How can you learn what your customers really think of you versus your competition? Procter & Gamble asks its executives to conduct hands-on customer research. About 70% of P&G managers have visited consumers in their homes to learn how its products (and those of its competitors) fit into their daily routines. Managers see with their own eyes what is good and bad, what is valued in a product and what is taken for granted.
No. 4: Have you embraced any novel ideas that have produced significant innovations beyond the familiar during the past year?
The first three questions force management to confront difficult internal issues. This one requires management to look beyond what’s familiar and ask: How can we meet genuine customer needs in new ways? The key is to frame the aim as “beyond the familiar” -- as opposed to “completely new to the world.” The innovations of Apple Inc. epitomize this aim. Throughout its history, Apple has focused on making technology accessible and attractive to the wider market -- in other words, its focus has not been on breakthrough functionality that only geeks will find useful.
To cite a few examples: The early Mac wasn’t the first computer with a graphical user interface. The iPhone wasn’t the first smartphone. There were plenty of MP3 players before the iPod, and iTunes wasn’t the first online music store. Yet Apple has gone on to dominate these markets because its main concern has been to meet customer needs -- and make sure the products are easy to use and attractive. Apple’s products are often “beyond the familiar” but they are seldom “completely new to the world.”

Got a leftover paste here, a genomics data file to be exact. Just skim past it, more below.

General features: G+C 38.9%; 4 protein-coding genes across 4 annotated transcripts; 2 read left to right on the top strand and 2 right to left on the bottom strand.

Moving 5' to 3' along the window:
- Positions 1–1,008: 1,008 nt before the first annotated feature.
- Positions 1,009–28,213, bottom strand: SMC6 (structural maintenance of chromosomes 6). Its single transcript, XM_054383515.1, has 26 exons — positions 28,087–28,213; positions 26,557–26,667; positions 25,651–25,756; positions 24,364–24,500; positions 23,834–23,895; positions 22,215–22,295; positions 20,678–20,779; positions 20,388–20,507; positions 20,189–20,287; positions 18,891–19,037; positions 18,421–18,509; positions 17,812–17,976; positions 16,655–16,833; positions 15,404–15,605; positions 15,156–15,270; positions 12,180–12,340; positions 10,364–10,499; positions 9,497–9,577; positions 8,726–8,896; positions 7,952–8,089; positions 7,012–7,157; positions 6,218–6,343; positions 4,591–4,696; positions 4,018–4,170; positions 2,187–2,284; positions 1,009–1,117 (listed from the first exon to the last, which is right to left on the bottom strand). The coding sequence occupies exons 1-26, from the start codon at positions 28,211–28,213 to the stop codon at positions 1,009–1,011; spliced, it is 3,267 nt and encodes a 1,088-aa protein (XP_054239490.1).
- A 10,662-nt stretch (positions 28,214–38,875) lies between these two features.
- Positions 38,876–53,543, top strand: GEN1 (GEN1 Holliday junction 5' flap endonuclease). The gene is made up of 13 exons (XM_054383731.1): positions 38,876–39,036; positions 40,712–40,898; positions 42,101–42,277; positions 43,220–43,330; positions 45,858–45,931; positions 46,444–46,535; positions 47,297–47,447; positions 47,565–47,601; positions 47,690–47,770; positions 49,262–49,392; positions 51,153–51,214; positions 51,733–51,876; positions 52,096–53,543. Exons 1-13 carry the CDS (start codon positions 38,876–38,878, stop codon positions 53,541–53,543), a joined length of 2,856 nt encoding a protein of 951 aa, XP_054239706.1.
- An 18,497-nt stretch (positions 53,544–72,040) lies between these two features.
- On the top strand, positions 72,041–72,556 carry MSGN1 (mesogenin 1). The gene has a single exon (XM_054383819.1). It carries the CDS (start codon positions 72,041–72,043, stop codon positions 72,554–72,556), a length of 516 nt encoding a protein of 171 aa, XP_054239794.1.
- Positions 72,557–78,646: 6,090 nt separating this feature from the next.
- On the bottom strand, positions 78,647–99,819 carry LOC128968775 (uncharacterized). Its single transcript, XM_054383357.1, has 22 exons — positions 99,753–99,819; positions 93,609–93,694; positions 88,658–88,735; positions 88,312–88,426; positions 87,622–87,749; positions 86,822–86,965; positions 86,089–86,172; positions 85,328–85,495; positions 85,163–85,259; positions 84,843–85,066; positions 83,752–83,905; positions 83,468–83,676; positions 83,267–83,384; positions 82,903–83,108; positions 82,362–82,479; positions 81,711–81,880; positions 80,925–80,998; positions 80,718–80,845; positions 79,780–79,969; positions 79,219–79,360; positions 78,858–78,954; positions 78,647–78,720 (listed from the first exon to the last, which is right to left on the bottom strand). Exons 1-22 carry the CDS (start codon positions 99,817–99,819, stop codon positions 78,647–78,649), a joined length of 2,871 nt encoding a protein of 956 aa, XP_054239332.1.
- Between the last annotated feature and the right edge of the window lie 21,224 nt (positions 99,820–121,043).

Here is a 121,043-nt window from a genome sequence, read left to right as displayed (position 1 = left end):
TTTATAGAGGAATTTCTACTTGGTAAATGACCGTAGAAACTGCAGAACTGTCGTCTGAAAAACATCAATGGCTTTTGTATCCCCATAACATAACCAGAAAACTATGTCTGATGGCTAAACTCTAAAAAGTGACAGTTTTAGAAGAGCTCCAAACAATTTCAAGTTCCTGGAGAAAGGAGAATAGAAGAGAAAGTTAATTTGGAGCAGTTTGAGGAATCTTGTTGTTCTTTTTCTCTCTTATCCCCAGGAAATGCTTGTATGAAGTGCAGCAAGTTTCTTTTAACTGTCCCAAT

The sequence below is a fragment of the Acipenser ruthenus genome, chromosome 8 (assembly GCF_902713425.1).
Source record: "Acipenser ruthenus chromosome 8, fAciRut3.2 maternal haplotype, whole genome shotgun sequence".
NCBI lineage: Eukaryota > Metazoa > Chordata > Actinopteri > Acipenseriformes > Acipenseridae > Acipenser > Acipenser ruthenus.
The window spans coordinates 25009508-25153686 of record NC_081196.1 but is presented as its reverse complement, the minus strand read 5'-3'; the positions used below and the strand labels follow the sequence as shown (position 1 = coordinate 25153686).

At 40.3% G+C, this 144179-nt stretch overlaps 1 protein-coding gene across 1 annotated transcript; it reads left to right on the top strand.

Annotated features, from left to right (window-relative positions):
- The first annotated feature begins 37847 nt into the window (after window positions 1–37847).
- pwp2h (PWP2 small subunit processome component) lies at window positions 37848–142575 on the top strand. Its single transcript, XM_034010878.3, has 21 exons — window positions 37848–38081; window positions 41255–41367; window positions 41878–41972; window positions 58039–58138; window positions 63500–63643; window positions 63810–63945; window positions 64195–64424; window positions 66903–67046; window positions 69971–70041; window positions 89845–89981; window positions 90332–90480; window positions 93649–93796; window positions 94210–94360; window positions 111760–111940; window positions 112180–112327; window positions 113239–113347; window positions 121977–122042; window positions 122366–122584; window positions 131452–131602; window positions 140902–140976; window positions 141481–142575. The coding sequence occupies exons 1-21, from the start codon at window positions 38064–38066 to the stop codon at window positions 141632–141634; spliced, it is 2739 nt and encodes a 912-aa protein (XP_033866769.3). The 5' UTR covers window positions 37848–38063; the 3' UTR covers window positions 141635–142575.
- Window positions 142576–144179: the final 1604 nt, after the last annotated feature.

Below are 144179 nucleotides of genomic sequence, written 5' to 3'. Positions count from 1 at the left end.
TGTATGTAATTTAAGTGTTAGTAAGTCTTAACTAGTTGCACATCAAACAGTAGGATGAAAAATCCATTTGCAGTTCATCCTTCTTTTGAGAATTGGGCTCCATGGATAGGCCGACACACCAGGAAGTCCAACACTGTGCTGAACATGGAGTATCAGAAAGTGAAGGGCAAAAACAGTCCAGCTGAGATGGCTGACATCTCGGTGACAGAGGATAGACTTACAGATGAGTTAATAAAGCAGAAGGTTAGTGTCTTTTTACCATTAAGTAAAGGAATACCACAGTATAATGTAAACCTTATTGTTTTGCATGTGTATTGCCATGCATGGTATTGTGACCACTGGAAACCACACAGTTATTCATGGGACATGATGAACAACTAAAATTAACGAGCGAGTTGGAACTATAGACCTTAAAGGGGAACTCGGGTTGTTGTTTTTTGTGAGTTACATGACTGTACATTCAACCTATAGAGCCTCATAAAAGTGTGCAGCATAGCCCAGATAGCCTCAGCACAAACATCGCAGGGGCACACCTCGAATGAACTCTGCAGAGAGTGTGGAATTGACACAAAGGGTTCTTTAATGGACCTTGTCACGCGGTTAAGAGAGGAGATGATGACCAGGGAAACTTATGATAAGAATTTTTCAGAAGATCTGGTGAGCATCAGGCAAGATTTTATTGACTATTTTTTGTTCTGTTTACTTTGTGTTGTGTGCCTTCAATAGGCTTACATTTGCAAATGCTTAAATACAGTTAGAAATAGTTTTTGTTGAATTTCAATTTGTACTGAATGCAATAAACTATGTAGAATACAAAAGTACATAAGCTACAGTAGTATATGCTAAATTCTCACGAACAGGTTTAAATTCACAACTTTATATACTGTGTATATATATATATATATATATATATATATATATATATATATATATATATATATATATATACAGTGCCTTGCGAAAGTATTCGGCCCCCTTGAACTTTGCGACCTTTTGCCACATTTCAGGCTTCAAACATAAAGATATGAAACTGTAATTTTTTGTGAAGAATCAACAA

No. 5: Have frontline staff posed any uncomfortable questions or suggested any important improvements to your offering during the last three months?
In most manager-subordinate relationships, managers overestimate their openness to unwanted messages and underestimate the extent to which the power difference discourages subordinates from speaking up. This inhibits the flow of bad, albeit useful, news and discourages employees from presenting constructive criticism or confessing their own mistakes.
So if the answer to the above question is no, your company probably needs to work harder to encourage openness. A case in point: When Facebook Inc. CEO Sheryl Sandberg worked at Google Inc., she made a mistake that cost Google several million dollars. After she apologized to Google cofounder Larry Page, he told her: “I’m so glad you made this mistake.…I want to run a company where we are moving too quickly and doing too much, not being too cautious and doing too little. If we don’t have any of these mistakes, we’re just not taking enough risk.”
Of course, top management always says it wants frontline staff to take risks. But when a multimillion-dollar mistake draws praise from the CEO, frontline staff starts to believe it.
This article is adapted from “Is Your Company As Customer-Focused As You Think?,” by Patrick Barwise and Seán Meehan, which appeared in the Spring 2010 issue of MIT Sloan Management Review.